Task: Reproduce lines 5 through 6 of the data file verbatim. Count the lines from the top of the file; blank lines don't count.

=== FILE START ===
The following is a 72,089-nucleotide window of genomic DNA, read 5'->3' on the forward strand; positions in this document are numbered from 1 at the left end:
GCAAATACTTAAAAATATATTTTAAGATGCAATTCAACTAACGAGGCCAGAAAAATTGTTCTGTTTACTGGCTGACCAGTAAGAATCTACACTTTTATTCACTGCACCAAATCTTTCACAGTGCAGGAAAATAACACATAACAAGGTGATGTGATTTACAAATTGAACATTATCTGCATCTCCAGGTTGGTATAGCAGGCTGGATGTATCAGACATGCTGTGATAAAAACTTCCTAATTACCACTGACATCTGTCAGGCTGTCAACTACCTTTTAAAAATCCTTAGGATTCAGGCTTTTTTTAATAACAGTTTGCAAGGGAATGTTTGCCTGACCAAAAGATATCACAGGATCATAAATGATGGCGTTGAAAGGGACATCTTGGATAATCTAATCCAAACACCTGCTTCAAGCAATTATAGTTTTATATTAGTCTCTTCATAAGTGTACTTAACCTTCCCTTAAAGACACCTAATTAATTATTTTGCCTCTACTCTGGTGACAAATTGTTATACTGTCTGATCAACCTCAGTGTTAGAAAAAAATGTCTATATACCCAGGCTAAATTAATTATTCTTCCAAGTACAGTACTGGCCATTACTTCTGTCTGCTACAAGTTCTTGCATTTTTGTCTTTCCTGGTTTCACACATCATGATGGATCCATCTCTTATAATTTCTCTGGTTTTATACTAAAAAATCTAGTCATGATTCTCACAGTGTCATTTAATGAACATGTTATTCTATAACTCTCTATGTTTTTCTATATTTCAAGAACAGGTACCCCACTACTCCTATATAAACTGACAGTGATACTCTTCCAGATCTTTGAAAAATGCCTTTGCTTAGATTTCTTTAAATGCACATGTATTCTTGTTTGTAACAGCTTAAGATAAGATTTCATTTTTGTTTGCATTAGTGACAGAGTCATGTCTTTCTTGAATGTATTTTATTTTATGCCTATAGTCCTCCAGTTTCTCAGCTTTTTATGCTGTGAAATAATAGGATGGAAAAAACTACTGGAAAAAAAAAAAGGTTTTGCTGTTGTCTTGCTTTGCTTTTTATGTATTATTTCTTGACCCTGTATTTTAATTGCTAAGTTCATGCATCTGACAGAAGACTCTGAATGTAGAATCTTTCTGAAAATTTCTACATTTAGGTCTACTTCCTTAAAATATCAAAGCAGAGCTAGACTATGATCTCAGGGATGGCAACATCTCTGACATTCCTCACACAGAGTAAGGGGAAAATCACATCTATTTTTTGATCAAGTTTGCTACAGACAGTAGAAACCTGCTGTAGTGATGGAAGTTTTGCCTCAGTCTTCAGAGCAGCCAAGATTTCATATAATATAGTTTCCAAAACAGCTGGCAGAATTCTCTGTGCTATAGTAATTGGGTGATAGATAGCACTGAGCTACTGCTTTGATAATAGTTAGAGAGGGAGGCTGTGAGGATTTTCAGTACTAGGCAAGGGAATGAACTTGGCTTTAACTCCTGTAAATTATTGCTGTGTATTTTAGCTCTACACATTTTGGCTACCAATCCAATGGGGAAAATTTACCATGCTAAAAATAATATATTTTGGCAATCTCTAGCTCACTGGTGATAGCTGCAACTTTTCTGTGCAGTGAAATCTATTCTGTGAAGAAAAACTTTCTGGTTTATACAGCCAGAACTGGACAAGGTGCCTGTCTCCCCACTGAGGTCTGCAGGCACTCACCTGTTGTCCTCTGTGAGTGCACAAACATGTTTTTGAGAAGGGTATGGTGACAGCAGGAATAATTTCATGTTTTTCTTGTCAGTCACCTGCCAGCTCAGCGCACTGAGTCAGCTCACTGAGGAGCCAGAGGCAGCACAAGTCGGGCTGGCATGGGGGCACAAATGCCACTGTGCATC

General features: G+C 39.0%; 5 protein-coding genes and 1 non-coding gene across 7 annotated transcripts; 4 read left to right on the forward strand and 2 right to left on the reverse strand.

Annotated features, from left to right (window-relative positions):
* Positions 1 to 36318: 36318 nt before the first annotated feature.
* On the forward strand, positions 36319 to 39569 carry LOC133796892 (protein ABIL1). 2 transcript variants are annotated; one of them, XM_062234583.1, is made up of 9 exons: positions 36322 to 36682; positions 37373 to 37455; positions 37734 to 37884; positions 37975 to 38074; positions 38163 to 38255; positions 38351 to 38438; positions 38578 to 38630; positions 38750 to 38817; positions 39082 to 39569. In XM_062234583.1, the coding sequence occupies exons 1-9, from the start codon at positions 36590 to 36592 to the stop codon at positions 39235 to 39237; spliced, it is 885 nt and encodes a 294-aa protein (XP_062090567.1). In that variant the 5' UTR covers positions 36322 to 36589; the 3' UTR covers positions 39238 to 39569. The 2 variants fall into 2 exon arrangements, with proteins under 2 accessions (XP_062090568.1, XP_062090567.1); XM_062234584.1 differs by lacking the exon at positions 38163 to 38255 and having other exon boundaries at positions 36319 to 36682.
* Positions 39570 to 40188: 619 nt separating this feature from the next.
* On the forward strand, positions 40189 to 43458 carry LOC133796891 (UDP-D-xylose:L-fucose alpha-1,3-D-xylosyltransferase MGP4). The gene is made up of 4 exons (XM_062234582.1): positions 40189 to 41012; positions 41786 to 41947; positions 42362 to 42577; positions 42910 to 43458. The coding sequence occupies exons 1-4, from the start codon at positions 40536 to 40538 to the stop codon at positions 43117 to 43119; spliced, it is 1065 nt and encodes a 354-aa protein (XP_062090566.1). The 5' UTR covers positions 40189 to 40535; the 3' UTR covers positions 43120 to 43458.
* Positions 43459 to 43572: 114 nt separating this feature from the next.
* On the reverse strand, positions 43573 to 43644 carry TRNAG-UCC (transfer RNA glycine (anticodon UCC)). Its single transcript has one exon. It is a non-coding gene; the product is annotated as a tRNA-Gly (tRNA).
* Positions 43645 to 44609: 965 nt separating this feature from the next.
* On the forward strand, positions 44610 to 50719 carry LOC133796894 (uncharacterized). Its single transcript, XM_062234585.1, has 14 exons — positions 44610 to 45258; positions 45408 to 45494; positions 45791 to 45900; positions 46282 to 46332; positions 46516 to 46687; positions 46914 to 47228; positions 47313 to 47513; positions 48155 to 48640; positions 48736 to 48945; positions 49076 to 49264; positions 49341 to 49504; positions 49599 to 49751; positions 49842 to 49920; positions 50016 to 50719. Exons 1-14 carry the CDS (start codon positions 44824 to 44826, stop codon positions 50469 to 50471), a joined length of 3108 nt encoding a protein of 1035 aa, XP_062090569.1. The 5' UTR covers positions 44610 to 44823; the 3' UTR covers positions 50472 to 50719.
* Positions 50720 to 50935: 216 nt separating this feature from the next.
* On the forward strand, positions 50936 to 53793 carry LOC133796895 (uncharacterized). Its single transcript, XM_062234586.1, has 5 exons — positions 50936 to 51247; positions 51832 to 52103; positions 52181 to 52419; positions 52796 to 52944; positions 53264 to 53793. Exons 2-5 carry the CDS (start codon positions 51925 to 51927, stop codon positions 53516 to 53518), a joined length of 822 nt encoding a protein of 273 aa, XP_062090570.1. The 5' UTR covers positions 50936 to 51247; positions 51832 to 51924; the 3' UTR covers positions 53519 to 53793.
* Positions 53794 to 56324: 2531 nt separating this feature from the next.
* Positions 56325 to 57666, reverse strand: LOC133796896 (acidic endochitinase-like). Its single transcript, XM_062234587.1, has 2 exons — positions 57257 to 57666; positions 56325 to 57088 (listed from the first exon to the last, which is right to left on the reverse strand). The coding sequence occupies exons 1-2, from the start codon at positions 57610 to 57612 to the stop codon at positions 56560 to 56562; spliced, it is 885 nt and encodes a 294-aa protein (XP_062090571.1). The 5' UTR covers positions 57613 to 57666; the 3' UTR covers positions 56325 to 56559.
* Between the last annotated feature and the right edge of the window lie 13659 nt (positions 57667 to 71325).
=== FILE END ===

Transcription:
* Positions 1 to 36318: 36318 nt before the first annotated feature.
* On the forward strand, positions 36319 to 39569 carry LOC133796892 (protein ABIL1). 2 transcript variants are annotated; one of them, XM_062234583.1, is made up of 9 exons: positions 36322 to 36682; positions 37373 to 37455; positions 37734 to 37884; positions 37975 to 38074; positions 38163 to 38255; positions 38351 to 38438; positions 38578 to 38630; positions 38750 to 38817; positions 39082 to 39569. In XM_062234583.1, the coding sequence occupies exons 1-9, from the start codon at positions 36590 to 36592 to the stop codon at positions 39235 to 39237; spliced, it is 885 nt and encodes a 294-aa protein (XP_062090567.1). In that variant the 5' UTR covers positions 36322 to 36589; the 3' UTR covers positions 39238 to 39569. The 2 variants fall into 2 exon arrangements, with proteins under 2 accessions (XP_062090568.1, XP_062090567.1); XM_062234584.1 differs by lacking the exon at positions 38163 to 38255 and having other exon boundaries at positions 36319 to 36682.